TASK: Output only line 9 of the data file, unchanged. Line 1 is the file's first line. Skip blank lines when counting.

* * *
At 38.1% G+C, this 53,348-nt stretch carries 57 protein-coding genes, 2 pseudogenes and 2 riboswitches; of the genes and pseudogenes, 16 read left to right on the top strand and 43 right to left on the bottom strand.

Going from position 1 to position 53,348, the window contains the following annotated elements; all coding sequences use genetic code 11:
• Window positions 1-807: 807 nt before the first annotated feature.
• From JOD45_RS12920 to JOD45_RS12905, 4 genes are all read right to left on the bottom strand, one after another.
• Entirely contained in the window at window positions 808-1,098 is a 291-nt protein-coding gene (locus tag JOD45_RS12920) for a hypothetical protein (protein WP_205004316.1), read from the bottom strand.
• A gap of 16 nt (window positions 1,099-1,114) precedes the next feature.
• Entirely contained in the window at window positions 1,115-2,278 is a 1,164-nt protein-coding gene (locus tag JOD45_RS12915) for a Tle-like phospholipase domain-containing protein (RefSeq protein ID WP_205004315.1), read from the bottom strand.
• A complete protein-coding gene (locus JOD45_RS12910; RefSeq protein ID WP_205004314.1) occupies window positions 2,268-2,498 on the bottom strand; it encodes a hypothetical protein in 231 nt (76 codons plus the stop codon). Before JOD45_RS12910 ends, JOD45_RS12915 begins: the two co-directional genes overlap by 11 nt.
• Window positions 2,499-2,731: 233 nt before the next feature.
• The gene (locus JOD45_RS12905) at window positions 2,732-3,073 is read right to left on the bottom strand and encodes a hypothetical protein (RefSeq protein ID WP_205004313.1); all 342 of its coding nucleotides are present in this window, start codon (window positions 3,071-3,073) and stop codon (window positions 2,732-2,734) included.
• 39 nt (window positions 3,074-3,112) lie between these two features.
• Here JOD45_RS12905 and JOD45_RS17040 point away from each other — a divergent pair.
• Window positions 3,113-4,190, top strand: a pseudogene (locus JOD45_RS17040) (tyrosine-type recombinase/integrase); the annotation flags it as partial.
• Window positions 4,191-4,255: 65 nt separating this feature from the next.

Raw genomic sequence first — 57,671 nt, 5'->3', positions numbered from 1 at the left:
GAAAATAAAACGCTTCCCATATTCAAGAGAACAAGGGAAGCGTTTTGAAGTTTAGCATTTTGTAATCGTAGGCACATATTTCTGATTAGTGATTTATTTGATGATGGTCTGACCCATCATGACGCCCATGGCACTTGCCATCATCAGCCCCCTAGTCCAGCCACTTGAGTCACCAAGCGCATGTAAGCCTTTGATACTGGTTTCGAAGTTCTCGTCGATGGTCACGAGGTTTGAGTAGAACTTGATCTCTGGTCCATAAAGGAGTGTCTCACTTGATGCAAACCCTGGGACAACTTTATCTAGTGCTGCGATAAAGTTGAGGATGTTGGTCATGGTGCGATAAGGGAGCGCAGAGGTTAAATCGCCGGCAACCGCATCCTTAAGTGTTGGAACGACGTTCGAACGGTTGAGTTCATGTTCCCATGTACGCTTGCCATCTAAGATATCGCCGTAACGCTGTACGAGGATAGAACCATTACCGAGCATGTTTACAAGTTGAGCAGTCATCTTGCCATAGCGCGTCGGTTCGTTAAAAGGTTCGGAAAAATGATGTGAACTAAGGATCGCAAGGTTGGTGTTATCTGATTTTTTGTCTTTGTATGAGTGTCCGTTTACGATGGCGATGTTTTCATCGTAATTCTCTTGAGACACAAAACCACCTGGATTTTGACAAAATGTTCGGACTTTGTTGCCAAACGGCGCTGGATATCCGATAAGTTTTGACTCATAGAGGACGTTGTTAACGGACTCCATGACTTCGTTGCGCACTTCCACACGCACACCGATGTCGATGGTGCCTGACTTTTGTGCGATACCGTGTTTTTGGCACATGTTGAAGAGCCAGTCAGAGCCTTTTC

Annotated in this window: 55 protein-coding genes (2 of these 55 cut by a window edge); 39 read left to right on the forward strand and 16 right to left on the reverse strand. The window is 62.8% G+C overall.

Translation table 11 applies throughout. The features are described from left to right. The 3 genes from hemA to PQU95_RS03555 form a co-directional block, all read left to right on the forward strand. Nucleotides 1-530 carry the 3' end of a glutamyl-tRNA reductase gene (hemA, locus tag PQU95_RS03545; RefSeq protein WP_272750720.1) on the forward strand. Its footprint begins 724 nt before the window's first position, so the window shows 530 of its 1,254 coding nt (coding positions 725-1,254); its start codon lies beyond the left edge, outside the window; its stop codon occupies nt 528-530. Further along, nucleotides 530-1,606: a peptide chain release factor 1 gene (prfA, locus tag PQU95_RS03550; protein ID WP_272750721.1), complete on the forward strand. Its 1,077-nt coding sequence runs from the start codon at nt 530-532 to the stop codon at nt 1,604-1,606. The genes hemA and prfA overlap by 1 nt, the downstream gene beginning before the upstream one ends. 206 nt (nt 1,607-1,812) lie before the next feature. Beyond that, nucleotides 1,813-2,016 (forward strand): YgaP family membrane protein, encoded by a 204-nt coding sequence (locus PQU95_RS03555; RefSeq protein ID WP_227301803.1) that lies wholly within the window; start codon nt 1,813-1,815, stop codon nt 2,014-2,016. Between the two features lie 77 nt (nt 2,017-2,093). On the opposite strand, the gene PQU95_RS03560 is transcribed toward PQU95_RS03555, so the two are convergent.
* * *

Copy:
• Window positions 2,499-2,731: 233 nt before the next feature.